Judges 3:5-7, 6:1-13, Who abandoned who? (12/8/14)
I hope it was clear two weeks ago that if you are suffering because of your own sin, you should repent, make what earthly amends you can, and then grit your teeth and endure the earthly consequences. I hope it was clear last week that if you are suffering because of someone else’s sin, it’s not your fault or God’s fault. You didn’t do anything, or fail to do anything, to deserve suffering because of their sin. It happens, but it’s not your fault. Or God’s fault.
Having said all that, I’m sure that my children sometimes thought I was spanking them just to cause them suffering. No. I was spanking them to teach them, for example, that running away from me into the street was dangerous and painful. God gives us the same kind of spanking: instruction that running away from him is dangerous and painful. “He disciplines us for our good, that we may share his holiness. For the moment all discipline seems painful rather than pleasant, but later it yields the peaceful fruit of righteousness to those who have been trained by it (Hebrews 12:10-11).”
Look carefully at Gideon’s question in vs. 13: “If the LORD is with us, why then has all this happened to us? ... But now the LORD has forsaken us and given us into the hand of Midian.” Now go back to vss. 6-7: “And their daughters they took to themselves for wives, and their own daughters they gave to their sons, and they served their gods. And the people of Israel did what was evil in the sight of the LORD. They forgot the LORD their God and served the Baals and the Asheroth.” So who was forsaking whom? The people of Israel were running away from God into a dangerous situation, and he used the Midianites to give them a spanking.
Amos 5:1-27, Talk’s cheap. (12/9/14)
I’m sure you’ve heard the expression, “He talks a good fight.” All too often we talk
righteous behavior, but we do
sin. God is not fooled. God says that if we aren’t doing justice and righteousness, he isn’t going to listen to what we say when we come to the worship service (except, of course, when we say, “We sinned; forgive us”). God sometimes has to punish us in order to get our attention when we aren’t listening. Note that this is a variation on suffering as a result of our own sin; instead of the inevitable earthly consequences, we’re now seeing inevitable heavenly consequences.
Jeremiah 7:1-28, They did not listen. (12/10/14)
What God said to the people of the northern kingdom, Israel, through the prophet Amos, they ignored; they went into exile for their sins. Later, God repeated himself at greater length through the prophet Jeremiah, speaking to the southern kingdom, Judah. God is a little more explicit this time: if you break all my commandments and worship other gods, it won’t matter
what you say or do when you come to My Temple! Listen up! Unfortunately, the people still didn’t listen, and the southern kingdom also got sent into exile. This whole passage is about the results of not listening. If we don’t listen to God, we are apt to be corrected; to our shame we are apt to interpret the result as suffering.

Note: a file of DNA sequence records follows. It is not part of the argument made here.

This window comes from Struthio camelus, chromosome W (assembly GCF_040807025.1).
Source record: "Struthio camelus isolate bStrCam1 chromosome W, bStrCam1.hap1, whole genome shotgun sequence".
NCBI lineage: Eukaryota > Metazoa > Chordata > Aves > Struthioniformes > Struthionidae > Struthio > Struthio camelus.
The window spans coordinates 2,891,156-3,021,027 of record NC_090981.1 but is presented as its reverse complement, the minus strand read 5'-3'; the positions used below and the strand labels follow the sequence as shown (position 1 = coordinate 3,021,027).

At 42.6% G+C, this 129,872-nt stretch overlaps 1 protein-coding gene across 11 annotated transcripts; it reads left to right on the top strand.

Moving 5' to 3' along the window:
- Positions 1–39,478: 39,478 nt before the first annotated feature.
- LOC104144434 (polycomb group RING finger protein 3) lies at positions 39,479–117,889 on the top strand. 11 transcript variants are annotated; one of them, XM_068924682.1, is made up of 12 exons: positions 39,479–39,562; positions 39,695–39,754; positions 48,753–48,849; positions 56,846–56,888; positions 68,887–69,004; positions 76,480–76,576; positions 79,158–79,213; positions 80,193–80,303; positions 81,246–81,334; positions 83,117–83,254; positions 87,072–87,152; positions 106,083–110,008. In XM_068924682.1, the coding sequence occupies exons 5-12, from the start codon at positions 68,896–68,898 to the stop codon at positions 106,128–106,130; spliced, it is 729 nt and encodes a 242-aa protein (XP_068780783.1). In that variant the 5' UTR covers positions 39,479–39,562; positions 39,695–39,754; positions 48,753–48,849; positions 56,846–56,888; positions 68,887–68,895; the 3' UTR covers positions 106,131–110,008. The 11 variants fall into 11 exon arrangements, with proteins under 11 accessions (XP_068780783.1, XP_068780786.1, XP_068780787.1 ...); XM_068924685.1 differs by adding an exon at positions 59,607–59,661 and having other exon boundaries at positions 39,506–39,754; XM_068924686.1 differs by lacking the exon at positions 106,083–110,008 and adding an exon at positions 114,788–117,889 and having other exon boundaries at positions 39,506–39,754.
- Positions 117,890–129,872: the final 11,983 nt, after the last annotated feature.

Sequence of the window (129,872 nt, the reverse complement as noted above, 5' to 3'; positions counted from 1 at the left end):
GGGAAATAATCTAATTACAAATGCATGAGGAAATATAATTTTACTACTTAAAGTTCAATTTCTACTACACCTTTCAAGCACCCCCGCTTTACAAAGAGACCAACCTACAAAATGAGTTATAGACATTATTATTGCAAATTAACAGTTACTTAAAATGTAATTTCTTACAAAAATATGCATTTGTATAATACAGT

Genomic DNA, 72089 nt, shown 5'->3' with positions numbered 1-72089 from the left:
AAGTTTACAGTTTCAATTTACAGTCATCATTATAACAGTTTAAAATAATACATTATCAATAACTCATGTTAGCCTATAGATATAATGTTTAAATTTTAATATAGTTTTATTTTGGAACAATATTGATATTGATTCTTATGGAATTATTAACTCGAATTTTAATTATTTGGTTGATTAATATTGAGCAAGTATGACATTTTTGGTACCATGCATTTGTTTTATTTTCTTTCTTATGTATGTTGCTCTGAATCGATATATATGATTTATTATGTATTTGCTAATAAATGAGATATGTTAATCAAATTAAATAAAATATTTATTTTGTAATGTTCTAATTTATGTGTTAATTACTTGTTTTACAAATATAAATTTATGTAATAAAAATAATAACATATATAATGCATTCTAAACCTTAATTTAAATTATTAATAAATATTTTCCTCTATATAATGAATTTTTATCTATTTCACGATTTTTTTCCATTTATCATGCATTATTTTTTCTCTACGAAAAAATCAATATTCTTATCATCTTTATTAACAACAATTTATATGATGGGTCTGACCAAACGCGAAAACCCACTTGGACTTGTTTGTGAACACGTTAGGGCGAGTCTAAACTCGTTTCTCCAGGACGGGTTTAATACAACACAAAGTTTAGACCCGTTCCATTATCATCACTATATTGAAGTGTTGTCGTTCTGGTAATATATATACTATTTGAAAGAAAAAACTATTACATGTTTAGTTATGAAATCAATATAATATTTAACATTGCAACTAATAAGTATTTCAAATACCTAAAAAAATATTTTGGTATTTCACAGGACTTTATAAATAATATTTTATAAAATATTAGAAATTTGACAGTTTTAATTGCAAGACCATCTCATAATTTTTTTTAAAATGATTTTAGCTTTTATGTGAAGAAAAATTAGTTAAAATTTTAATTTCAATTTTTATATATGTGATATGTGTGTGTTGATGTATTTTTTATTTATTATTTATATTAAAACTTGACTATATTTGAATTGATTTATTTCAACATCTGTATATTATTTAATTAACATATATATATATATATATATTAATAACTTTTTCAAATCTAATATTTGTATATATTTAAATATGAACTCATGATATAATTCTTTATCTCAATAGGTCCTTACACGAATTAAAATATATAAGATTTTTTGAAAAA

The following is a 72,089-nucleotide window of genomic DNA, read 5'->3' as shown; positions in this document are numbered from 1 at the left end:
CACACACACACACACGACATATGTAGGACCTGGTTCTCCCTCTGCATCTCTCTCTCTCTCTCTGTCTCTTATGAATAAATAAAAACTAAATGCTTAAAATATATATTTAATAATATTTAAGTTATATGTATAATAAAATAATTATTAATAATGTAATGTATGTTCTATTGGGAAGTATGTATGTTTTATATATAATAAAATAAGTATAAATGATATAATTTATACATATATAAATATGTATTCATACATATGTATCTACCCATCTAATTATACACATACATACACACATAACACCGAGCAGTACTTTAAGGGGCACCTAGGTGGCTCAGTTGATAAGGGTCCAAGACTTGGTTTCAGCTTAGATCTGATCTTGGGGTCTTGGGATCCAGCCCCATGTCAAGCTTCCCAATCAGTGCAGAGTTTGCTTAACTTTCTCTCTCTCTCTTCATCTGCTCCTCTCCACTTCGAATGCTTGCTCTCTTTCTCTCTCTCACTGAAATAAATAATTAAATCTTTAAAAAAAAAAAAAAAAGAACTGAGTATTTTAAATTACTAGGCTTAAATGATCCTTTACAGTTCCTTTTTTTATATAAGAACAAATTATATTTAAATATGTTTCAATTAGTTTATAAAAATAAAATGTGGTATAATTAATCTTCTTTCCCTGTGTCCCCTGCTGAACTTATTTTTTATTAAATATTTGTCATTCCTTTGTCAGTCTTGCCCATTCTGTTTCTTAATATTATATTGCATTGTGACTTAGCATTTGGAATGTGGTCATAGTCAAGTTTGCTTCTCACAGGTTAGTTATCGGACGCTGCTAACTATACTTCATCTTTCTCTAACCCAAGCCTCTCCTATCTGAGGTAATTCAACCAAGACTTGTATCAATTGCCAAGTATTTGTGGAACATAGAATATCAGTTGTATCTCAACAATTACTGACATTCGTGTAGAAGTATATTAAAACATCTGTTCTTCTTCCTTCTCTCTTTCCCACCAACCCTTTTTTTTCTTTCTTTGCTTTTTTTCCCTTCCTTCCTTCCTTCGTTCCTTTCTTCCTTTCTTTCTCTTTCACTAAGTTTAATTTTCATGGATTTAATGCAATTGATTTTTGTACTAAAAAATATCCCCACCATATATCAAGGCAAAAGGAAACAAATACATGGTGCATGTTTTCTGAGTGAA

Jeremiah 14:1-22, Actions speak louder than words. (12/11/14)
Jeremiah is the gloomiest of all the prophets, and they were not a cheerful bunch. God only sends prophets to nations that are going down the wrong path. (People going down the right path sometimes get an angel.) To be fair to Jeremiah, he prophesied in a gloomy time – the tail end of the kingdom of Judah and the Exile. To be fair to God, the people had been warned time after time against worshipping other gods, injustice to the poor, and other sins. Even now, they listen to false prophets and lying visions. God has had enough, and he punishes his people to teach them that God alone is powerful, and their false gods are impotent to save them.
Jeremiah 32:26-44, I have taught them, but they have not listened. (12/12/14)
Explain to me again why God punishes my sin? God says, “I have taught them persistently, they have not listened to receive instruction.” Oh, right – not only do I sin, but I ignore God’s attempts to correct me. Then I am punished in order to get my attention. This is ultimately for my own good, because along with the punishment designed to bring me to repentance, God makes several promises:
- “I will bring them back to this place, and I will make them dwell in safety. And they shall be my people, and I will be their God.”
- “I will put the fear of me in their hearts, that they may not turn from me.”
- “I will rejoice in doing them good, and ... I will bring upon them all the good that I promise them.”
So maybe the next time I’m suffering as a result of my sins, I’ll use that as a reminder to repent.
More on Why Suffering?
Suffering does not originate with God.
Most suffering is caused by sin and evil.
Some suffering results from my own sin or someone else's sin.
God punishes sin to instruct us.
Some suffering results from being in the wrong place at the wrong time.
God is with us, and God and our Christian family share the burden of our suffering.
Copyright 2014, 2015 by Regina L. Hunter. All rights reserved. This page has been prepared for the web site by RPB.
Opinions expressed on this page are solely those of the
author, Regina Hunter, and may or may not be shared by the sponsors or the
Bible-study participants. Thanks to the
Holy Spirit for any useful ideas presented here, and thanks to all the readers
for their support and enthusiasm. All
errors are, of course, the sole responsibility of the author.
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